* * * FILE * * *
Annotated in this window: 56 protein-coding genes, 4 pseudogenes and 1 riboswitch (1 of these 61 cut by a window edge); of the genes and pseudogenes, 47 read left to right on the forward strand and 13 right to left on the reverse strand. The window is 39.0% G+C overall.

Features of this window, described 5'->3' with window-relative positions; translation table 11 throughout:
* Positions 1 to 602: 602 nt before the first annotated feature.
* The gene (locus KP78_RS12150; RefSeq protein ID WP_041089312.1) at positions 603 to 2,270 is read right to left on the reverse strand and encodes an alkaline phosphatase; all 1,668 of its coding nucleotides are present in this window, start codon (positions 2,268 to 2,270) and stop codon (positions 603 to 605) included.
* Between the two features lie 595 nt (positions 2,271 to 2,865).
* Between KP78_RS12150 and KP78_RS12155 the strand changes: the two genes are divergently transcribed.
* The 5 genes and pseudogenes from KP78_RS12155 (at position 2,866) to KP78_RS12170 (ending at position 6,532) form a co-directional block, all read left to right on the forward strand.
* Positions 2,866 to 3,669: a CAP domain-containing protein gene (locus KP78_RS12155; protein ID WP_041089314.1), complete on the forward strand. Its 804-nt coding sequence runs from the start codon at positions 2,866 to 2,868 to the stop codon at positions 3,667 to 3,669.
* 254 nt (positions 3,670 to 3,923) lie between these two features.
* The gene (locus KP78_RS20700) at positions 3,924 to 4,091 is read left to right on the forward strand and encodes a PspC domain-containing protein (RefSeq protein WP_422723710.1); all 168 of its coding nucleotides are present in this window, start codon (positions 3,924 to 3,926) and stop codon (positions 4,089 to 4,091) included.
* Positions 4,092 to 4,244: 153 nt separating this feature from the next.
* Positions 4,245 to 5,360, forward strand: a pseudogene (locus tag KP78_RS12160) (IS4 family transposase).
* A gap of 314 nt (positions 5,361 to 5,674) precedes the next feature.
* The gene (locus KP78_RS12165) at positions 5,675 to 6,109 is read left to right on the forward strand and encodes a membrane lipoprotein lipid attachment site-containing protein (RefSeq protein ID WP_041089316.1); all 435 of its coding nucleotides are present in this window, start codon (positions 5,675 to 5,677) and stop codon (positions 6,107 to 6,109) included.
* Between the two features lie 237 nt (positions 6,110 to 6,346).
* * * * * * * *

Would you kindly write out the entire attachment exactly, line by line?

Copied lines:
Annotated in this window: 56 protein-coding genes, 4 pseudogenes and 1 riboswitch (1 of these 61 cut by a window edge); of the genes and pseudogenes, 47 read left to right on the forward strand and 13 right to left on the reverse strand. The window is 39.0% G+C overall.

Features of this window, described 5'->3' with window-relative positions; translation table 11 throughout:
* Positions 1 to 602: 602 nt before the first annotated feature.
* The gene (locus KP78_RS12150; RefSeq protein ID WP_041089312.1) at positions 603 to 2,270 is read right to left on the reverse strand and encodes an alkaline phosphatase; all 1,668 of its coding nucleotides are present in this window, start codon (positions 2,268 to 2,270) and stop codon (positions 603 to 605) included.
* Between the two features lie 595 nt (positions 2,271 to 2,865).
* Between KP78_RS12150 and KP78_RS12155 the strand changes: the two genes are divergently transcribed.
* The 5 genes and pseudogenes from KP78_RS12155 (at position 2,866) to KP78_RS12170 (ending at position 6,532) form a co-directional block, all read left to right on the forward strand.
* Positions 2,866 to 3,669: a CAP domain-containing protein gene (locus KP78_RS12155; protein ID WP_041089314.1), complete on the forward strand. Its 804-nt coding sequence runs from the start codon at positions 2,866 to 2,868 to the stop codon at positions 3,667 to 3,669.
* 254 nt (positions 3,670 to 3,923) lie between these two features.
* The gene (locus KP78_RS20700) at positions 3,924 to 4,091 is read left to right on the forward strand and encodes a PspC domain-containing protein (RefSeq protein WP_422723710.1); all 168 of its coding nucleotides are present in this window, start codon (positions 3,924 to 3,926) and stop codon (positions 4,089 to 4,091) included.
* Positions 4,092 to 4,244: 153 nt separating this feature from the next.
* Positions 4,245 to 5,360, forward strand: a pseudogene (locus tag KP78_RS12160) (IS4 family transposase).
* A gap of 314 nt (positions 5,361 to 5,674) precedes the next feature.
* The gene (locus KP78_RS12165) at positions 5,675 to 6,109 is read left to right on the forward strand and encodes a membrane lipoprotein lipid attachment site-containing protein (RefSeq protein ID WP_041089316.1); all 435 of its coding nucleotides are present in this window, start codon (positions 5,675 to 5,677) and stop codon (positions 6,107 to 6,109) included.
* Between the two features lie 237 nt (positions 6,110 to 6,346).